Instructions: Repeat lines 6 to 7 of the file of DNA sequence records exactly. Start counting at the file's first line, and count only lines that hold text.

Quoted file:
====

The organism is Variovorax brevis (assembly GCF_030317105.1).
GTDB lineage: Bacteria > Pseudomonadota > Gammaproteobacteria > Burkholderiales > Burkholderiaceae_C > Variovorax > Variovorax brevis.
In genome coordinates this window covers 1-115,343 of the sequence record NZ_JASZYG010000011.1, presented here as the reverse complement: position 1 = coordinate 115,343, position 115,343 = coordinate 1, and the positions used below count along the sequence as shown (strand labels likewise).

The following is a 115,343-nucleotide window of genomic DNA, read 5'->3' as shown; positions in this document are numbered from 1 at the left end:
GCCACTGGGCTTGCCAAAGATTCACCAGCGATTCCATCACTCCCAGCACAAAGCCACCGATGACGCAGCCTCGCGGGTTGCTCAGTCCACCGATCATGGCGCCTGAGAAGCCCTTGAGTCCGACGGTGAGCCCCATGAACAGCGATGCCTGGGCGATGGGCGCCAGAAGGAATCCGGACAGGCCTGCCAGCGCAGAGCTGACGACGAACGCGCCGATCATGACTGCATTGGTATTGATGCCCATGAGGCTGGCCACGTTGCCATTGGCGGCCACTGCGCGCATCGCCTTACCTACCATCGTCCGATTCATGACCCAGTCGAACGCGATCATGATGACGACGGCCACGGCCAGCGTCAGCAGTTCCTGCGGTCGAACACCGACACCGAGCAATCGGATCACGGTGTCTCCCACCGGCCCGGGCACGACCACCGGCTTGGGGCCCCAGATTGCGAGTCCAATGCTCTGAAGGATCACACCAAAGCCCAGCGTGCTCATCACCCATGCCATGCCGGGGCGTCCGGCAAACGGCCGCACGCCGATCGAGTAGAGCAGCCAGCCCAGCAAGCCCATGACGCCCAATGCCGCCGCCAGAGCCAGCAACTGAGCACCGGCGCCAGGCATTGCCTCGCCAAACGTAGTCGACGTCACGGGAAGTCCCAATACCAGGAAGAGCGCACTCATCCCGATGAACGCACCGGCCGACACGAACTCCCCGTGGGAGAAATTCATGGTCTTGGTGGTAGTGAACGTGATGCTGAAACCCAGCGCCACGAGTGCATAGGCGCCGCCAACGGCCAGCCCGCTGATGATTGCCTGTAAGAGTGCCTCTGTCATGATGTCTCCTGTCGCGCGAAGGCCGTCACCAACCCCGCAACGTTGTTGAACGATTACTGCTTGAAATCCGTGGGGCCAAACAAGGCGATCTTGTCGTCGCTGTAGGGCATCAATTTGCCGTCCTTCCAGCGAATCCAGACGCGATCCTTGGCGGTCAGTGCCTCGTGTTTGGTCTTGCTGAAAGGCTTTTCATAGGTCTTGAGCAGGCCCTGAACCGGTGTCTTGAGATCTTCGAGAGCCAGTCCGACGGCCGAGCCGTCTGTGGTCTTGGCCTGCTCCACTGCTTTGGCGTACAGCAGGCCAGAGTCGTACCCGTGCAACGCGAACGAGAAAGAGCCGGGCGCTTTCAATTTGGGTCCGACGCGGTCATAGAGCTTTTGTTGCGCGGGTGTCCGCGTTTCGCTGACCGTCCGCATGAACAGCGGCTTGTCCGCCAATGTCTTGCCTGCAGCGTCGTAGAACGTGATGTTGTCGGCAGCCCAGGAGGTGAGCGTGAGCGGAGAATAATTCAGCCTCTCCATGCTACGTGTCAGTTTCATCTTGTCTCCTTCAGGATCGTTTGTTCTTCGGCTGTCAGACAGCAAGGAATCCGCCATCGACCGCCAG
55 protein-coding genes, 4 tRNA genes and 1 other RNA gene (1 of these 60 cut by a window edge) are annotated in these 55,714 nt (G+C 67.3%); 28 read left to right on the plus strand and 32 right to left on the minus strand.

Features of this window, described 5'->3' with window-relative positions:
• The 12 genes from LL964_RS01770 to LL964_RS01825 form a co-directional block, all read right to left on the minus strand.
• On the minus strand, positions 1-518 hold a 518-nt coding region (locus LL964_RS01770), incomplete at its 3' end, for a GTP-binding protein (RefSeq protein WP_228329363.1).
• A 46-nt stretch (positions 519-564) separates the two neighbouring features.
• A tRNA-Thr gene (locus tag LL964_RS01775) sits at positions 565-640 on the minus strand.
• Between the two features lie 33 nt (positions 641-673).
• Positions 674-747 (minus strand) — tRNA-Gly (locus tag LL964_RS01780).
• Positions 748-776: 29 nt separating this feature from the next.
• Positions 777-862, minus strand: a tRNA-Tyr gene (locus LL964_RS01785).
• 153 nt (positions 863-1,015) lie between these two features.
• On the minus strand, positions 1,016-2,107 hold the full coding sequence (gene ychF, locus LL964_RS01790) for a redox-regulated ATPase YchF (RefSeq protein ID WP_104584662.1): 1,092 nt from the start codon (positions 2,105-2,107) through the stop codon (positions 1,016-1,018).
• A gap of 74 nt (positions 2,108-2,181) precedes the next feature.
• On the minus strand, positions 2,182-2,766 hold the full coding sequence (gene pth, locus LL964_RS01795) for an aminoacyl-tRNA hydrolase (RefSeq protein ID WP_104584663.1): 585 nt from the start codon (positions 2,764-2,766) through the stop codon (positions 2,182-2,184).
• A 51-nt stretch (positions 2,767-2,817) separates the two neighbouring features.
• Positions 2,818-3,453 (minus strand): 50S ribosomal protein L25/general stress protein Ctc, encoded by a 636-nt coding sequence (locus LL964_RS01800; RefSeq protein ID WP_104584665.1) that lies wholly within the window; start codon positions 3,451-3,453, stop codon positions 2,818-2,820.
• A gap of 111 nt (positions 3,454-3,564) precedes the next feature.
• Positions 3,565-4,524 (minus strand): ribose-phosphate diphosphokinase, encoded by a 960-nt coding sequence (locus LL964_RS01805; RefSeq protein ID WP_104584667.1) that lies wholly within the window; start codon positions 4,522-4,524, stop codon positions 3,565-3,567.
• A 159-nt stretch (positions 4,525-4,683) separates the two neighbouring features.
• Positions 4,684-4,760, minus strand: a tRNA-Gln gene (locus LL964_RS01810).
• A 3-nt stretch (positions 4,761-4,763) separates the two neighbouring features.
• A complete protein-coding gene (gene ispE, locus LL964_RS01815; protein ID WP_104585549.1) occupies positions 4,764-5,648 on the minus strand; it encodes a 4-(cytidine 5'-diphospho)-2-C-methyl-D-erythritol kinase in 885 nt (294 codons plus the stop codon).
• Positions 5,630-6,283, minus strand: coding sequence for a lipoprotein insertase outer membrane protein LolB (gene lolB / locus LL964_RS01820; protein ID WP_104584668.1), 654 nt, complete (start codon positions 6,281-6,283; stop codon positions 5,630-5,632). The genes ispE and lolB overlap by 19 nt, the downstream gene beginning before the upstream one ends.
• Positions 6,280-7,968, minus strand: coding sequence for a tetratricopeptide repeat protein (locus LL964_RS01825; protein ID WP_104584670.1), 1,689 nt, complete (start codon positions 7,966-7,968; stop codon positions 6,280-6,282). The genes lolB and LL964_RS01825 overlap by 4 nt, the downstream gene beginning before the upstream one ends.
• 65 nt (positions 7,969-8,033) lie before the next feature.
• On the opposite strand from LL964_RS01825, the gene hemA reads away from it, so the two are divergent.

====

55 protein-coding genes, 4 tRNA genes and 1 other RNA gene (1 of these 60 cut by a window edge) are annotated in these 55,714 nt (G+C 67.3%); 28 read left to right on the plus strand and 32 right to left on the minus strand.

Features of this window, described 5'->3' with window-relative positions: